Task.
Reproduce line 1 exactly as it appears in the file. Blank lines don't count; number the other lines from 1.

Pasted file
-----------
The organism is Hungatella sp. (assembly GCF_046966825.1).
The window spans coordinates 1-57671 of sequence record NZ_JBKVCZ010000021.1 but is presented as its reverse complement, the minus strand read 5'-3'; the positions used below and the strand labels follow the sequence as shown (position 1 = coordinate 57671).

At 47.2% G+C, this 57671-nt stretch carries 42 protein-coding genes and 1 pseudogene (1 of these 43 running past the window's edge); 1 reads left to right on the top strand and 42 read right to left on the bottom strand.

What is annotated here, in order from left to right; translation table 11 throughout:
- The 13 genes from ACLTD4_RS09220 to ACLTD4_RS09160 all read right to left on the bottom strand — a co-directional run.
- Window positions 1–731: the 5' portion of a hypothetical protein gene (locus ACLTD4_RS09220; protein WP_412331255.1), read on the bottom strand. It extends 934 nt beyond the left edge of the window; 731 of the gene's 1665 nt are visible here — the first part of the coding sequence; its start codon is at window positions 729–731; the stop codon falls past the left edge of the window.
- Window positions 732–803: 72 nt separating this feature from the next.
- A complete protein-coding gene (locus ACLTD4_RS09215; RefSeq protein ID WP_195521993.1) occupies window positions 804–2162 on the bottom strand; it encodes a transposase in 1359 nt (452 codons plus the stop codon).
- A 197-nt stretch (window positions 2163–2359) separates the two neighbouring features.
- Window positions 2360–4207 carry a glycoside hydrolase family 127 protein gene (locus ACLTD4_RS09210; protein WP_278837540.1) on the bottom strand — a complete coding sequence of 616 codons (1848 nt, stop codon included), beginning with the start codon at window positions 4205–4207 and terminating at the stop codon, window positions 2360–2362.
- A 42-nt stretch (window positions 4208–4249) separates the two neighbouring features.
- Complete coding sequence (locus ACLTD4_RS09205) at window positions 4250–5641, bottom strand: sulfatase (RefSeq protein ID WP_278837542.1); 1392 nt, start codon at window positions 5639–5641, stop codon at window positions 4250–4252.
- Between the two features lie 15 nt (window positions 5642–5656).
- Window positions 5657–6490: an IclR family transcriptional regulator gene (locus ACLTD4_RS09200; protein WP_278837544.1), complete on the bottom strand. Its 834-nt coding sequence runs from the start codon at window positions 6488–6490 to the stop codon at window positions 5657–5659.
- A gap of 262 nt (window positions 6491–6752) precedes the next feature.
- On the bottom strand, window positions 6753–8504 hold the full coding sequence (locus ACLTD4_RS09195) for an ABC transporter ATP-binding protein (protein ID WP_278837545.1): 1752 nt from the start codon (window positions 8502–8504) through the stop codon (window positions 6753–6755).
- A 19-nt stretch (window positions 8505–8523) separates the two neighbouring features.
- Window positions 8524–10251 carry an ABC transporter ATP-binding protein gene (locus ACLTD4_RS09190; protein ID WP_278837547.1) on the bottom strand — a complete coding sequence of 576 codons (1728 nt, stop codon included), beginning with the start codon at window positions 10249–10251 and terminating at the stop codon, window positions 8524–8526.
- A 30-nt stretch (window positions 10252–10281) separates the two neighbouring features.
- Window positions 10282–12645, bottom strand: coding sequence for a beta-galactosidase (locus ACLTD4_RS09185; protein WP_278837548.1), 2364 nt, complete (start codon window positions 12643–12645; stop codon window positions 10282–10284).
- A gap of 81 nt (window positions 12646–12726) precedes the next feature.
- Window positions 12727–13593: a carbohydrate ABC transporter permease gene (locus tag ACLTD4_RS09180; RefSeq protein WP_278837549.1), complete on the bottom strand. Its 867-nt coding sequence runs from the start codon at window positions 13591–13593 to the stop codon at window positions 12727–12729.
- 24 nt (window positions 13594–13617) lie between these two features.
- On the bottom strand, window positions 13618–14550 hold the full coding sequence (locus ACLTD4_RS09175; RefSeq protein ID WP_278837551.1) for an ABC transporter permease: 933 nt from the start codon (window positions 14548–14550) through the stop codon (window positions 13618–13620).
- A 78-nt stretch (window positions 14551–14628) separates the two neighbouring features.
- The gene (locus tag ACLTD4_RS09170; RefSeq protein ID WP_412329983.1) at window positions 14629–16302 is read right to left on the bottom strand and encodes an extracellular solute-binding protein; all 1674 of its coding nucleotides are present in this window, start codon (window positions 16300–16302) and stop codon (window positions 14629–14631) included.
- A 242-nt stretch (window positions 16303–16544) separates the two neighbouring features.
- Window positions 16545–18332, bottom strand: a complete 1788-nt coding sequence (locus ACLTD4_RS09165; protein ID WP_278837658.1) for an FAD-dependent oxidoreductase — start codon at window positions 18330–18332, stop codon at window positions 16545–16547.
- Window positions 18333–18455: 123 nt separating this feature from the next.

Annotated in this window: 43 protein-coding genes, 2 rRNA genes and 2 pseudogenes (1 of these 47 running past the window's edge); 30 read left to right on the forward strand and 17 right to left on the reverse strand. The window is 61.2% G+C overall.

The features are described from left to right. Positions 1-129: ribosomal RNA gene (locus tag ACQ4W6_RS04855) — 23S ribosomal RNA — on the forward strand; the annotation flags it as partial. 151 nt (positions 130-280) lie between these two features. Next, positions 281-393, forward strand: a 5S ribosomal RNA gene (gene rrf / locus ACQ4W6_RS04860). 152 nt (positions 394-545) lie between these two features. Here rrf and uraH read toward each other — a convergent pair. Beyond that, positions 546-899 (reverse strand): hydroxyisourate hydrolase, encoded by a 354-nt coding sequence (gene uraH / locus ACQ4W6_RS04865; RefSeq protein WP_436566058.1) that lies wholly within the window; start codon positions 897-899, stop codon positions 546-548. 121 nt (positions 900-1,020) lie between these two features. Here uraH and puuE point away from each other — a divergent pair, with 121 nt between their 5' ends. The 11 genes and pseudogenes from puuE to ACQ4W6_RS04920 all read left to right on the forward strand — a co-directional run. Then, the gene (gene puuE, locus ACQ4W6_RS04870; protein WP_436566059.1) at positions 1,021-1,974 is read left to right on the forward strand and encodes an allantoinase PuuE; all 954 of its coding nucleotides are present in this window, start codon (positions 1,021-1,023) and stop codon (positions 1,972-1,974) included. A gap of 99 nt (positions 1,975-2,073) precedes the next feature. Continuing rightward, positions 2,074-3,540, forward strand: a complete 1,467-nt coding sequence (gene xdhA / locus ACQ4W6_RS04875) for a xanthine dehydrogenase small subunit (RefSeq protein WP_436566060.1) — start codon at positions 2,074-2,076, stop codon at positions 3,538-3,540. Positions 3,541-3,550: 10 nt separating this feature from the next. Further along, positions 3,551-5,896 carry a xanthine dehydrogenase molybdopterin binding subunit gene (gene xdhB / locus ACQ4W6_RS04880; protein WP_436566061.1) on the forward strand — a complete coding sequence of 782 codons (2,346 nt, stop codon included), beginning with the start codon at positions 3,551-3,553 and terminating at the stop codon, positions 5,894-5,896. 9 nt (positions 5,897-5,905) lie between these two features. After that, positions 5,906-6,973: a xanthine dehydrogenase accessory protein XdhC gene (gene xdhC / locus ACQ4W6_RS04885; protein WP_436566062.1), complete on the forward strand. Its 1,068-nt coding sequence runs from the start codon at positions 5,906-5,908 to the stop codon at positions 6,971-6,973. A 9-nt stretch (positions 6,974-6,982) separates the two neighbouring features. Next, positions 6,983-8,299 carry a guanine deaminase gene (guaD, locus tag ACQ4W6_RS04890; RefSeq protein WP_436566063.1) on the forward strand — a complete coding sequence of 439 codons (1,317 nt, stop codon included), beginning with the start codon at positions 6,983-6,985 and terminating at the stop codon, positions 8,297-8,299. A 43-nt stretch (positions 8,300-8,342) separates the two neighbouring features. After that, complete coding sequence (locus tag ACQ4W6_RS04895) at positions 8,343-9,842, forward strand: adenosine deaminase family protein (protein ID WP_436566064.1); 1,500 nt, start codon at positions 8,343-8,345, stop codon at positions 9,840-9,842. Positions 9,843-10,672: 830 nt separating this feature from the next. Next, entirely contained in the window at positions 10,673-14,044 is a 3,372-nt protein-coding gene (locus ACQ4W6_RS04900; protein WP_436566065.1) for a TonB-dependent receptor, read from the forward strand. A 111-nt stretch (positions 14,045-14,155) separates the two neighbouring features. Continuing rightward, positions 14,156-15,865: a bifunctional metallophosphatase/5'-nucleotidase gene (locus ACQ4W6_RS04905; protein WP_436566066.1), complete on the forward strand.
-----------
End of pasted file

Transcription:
The organism is Hungatella sp. (assembly GCF_046966825.1).